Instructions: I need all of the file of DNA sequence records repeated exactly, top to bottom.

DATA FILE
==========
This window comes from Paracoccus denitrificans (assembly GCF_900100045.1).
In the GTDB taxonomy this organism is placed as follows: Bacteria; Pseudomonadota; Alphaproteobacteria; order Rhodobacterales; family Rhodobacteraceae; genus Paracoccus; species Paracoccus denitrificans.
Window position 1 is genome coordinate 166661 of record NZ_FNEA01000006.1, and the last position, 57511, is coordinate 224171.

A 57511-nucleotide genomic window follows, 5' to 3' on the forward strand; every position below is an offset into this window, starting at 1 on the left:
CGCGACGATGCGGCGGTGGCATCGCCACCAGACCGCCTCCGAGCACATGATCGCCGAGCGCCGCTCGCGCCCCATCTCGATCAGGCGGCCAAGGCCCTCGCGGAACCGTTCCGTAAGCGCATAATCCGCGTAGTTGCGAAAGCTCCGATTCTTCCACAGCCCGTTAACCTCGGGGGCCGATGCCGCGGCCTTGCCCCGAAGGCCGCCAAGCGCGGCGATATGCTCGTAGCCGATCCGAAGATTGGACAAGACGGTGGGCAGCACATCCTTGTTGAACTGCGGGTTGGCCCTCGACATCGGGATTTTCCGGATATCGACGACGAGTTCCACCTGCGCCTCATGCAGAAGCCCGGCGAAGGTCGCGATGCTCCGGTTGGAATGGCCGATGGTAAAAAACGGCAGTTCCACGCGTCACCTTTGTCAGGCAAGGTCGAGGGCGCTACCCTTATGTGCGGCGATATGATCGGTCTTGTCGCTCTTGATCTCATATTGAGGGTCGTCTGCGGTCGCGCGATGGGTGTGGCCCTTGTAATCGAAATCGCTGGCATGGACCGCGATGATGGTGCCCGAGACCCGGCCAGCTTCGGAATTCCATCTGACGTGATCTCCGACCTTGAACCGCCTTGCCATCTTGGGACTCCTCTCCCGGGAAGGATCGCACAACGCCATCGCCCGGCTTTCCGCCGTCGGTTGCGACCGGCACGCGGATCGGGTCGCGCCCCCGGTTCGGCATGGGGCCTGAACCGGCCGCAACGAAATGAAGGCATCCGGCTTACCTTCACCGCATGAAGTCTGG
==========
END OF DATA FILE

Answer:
This window comes from Paracoccus denitrificans (assembly GCF_900100045.1).
In the GTDB taxonomy this organism is placed as follows: Bacteria; Pseudomonadota; Alphaproteobacteria; order Rhodobacterales; family Rhodobacteraceae; genus Paracoccus; species Paracoccus denitrificans.
Window position 1 is genome coordinate 166661 of record NZ_FNEA01000006.1, and the last position, 57511, is coordinate 224171.

A 57511-nucleotide genomic window follows, 5' to 3' on the forward strand; every position below is an offset into this window, starting at 1 on the left:
CGCGACGATGCGGCGGTGGCATCGCCACCAGACCGCCTCCGAGCACATGATCGCCGAGCGCCGCTCGCGCCCCATCTCGATCAGGCGGCCAAGGCCCTCGCGGAACCGTTCCGTAAGCGCATAATCCGCGTAGTTGCGAAAGCTCCGATTCTTCCACAGCCCGTTAACCTCGGGGGCCGATGCCGCGGCCTTGCCCCGAAGGCCGCCAAGCGCGGCGATATGCTCGTAGCCGATCCGAAGATTGGACAAGACGGTGGGCAGCACATCCTTGTTGAACTGCGGGTTGGCCCTCGACATCGGGATTTTCCGGATATCGACGACGAGTTCCACCTGCGCCTCATGCAGAAGCCCGGCGAAGGTCGCGATGCTCCGGTTGGAATGGCCGATGGTAAAAAACGGCAGTTCCACGCGTCACCTTTGTCAGGCAAGGTCGAGGGCGCTACCCTTATGTGCGGCGATATGATCGGTCTTGTCGCTCTTGATCTCATATTGAGGGTCGTCTGCGGTCGCGCGATGGGTGTGGCCCTTGTAATCGAAATCGCTGGCATGGACCGCGATGATGGTGCCCGAGACCCGGCCAGCTTCGGAATTCCATCTGACGTGATCTCCGACCTTGAACCGCCTTGCCATCTTGGGACTCCTCTCCCGGGAAGGATCGCACAACGCCATCGCCCGGCTTTCCGCCGTCGGTTGCGACCGGCACGCGGATCGGGTCGCGCCCCCGGTTCGGCATGGGGCCTGAACCGGCCGCAACGAAATGAAGGCATCCGGCTTACCTTCACCGCATGAAGTCTGG